Why do we travel? / by Those Fancy Gems

So many people travel for different reasons - Holiday, vacation, to relax, to escape the city, shopping, exploring a new territory, going for some extreme sport, or maybe even hiking. For both me and my sister, we both have travelled many times with our parents on trips following tours which were, to be honest, a total rip off. But then again, they do plan out everything and all you have to do is fork out money - which is an easy task. No worries, just pack the luggage and change the currency and you're good to go. 

I am a total convert - from going on tours to doing-it-yourself - after our trip to Japan in 2008 when our family decided to have a bit of faith and do a 2-week budget trip. We all survived with just 1 cabin sized bag each of items, and it was actually sufficient. Having a cabin bag each was easy to manage since we moved quite a lot around each city and it taught us to be independent. Being able to truly have a good sense of the place without the constraints of being on a tour felt so good, so much freedom! We ate a lot of ramen, udon, and soba noodles from so many random shops and it was fantastic. We never had to pay tips we did not feel comfortable giving; We did not have to take tacky photos mounted in kitsch paper frames that we were obliged to buy; We never had to eat in restaurants which we did not desire. Instead, we could have a taste of the real, typical Japanese food a Japanese would have on a day-to-day basis. Since then, I don't think we ever went on a tour group again. Yeah, we never did. 

In recent years there seem to be the trend of more and more people going overseas due to a couple of reasons - Cheap budget airlines offering affordable airfare prices, websites that offer deals like Groupon which offers both accommodation and airfare for a price, or maybe sometimes in some other kind of combination like perhaps with some entrance ticket of a theme park. Travel is so easily accessible now, but are we really making the best out of it?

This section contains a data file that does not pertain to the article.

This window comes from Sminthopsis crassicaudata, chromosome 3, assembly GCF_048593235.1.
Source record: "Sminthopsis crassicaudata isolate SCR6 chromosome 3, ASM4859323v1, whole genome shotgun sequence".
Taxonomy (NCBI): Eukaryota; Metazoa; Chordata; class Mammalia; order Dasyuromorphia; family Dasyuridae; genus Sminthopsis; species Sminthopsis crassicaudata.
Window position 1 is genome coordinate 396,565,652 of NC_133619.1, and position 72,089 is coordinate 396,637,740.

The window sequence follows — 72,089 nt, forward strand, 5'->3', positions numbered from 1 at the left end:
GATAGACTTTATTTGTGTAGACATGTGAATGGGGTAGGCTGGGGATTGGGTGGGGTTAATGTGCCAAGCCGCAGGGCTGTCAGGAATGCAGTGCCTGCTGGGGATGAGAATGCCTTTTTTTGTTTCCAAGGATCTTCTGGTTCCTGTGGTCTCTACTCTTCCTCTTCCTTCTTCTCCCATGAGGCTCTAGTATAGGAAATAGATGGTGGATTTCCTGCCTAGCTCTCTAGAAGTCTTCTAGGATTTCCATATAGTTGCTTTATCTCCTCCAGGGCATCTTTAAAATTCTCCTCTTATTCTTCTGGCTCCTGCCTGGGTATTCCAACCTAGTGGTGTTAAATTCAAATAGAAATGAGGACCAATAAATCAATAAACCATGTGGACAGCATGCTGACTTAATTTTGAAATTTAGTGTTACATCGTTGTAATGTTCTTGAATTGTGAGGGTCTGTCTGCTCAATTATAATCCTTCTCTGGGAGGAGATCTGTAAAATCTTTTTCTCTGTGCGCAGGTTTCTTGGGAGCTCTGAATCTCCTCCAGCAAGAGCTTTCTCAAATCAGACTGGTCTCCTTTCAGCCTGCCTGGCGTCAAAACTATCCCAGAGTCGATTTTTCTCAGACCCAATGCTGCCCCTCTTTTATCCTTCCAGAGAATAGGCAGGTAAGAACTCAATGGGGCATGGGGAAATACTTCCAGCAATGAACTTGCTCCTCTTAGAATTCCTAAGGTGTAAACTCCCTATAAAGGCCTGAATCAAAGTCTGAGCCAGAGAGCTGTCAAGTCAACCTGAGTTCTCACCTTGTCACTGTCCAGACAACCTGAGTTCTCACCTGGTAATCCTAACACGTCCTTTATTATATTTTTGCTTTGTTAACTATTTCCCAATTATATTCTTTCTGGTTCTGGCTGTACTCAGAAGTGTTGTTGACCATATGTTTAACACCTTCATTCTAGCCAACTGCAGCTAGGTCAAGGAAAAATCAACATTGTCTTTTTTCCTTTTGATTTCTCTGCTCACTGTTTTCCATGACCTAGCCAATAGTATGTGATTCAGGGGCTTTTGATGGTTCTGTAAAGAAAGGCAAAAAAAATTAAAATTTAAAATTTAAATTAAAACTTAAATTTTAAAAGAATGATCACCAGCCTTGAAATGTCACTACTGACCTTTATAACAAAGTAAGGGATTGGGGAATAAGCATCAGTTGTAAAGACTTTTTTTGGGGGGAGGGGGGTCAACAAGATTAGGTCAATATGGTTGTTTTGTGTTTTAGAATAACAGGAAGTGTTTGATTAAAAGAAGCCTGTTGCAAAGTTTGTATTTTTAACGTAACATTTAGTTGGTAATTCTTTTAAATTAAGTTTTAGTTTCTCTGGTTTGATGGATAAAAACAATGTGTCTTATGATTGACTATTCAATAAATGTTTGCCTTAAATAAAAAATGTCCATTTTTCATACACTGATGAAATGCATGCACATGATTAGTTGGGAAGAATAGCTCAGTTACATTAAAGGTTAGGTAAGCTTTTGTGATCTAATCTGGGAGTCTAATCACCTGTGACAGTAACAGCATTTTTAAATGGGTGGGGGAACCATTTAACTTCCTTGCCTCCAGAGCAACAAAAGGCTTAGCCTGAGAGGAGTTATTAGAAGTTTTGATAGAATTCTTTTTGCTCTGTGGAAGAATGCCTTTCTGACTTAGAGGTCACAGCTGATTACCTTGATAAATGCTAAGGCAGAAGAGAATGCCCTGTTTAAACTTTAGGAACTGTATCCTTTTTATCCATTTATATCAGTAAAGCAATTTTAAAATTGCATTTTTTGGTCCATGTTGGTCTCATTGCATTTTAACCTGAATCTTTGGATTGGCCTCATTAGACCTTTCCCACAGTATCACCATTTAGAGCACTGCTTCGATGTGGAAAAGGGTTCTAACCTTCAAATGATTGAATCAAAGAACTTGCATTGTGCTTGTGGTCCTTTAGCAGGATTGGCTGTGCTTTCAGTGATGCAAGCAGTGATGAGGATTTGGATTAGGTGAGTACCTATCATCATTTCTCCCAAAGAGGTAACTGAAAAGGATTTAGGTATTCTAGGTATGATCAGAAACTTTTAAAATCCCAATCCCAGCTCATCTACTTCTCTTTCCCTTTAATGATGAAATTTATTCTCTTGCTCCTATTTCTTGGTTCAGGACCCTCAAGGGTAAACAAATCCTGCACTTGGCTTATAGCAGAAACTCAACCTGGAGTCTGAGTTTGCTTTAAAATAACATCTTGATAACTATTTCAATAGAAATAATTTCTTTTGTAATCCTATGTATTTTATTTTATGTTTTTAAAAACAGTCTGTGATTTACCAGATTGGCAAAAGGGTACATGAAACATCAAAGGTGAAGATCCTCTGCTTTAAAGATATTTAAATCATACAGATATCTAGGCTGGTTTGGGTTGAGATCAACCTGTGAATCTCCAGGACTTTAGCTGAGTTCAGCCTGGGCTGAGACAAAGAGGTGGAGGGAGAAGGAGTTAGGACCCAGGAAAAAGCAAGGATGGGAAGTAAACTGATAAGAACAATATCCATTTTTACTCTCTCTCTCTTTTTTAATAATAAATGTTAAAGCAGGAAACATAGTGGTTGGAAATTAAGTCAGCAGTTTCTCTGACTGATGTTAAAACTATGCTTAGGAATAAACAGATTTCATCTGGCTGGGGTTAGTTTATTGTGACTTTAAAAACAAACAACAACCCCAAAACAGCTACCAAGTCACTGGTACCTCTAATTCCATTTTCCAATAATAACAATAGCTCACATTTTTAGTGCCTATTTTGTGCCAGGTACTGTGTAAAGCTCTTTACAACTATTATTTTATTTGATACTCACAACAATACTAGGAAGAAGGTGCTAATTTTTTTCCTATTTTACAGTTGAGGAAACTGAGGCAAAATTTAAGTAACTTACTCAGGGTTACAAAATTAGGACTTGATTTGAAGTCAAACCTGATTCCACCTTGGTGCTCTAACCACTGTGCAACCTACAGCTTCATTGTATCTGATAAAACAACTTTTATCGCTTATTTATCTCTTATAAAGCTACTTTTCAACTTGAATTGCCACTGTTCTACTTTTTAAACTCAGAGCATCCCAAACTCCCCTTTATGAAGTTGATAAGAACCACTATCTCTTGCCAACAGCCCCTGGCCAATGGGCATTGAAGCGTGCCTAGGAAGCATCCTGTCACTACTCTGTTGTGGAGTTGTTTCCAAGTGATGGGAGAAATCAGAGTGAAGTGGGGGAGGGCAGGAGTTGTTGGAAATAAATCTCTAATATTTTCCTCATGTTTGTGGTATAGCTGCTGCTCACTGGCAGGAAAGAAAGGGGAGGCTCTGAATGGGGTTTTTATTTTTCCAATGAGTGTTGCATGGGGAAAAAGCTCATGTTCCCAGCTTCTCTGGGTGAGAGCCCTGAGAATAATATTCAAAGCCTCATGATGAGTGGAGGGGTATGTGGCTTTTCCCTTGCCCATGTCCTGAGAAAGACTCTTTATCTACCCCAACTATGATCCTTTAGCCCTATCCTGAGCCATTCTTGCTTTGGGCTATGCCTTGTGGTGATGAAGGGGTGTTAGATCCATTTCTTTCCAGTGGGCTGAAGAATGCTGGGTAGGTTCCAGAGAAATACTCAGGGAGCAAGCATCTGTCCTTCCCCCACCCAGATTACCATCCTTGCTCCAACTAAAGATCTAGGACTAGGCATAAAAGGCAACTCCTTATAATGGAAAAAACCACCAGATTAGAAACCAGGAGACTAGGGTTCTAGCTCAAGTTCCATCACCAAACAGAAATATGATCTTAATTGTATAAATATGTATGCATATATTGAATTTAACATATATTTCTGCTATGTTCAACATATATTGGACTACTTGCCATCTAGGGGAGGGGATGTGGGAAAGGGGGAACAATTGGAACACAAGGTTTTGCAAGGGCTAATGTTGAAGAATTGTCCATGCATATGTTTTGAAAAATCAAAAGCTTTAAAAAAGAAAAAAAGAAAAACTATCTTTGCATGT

A lot of people go overseas to do shopping. I can understand that. I mean hell, I am guilty of it too. I've been to Bangkok just for shopping while my guy friends had to stand around and wait for hours on end in Chatuchak under the unforgiving sun. And I also know it is sometimes hard to break out of that "I'm on holiday ma, just spend only" mentality for shopping. It's not a bad thing, it could make you feel better about yourself. Maybe by spending that kind of money, it justifies that your holiday was a fruitful one. 

Bangkok and many travels later, I am different again. Each travelling journey opens my eyes. Each travel experience is like an external factor changing something inside of me. I no longer put this 'shopping' on the top of my list. Yes I am like any other girl, I love to shop for clothes and all that other bull crap - (P/s: do you guys notice how many pouches girls like to buy? What do they actually put in them?!). But now I always ask myself - "Do I really need this to remind me that I came here? I don't. So now-now put that down, you can probably use that money for a bus ticket later."

Also, I guess just, particularly when anyone, perhaps in Singapore, thinks of Bangkok, it is always about the shopping. The connotations of Bangkok seems wrong. I am really guilty of this because other than shopping, I really did not do much when I went there a couple of years earlier. I would definitely like to rediscover Bangkok again. 

Thinking back, I sorta had a tad of 'training' of restraining myself from shopping when I studied overseas, as I knew that I had a lot of stuff there and might not be able to bring them all back to Singapore. So I constantly reminded myself of these reasons in my head hence I did not purchase more than 10 clothing items over the course of 3 years. 

My point is, the point of travelling is, of course, to explore new places and experience new things. It is actually ok if you do spend a lot of time shopping in malls - maybe that was your true intentions and that is your kind of way of getting to know a place. But, I would like to encourage you to step out of your comfort zone (the malls) and step outside. Be inquisitive - be a traveller, not a tourist. Look at how the scenery is calling out to you. Ditch that pair of shoes that cost only 100 Baht for a trip to Nana, or even sample their local roadside food; Drop that branded bag and check out the Eiffel tower and its surrounds. You will see much more and experience much more if you just take the first step, and that first step will definitely be rewarding, and then you will never want to stop again. 


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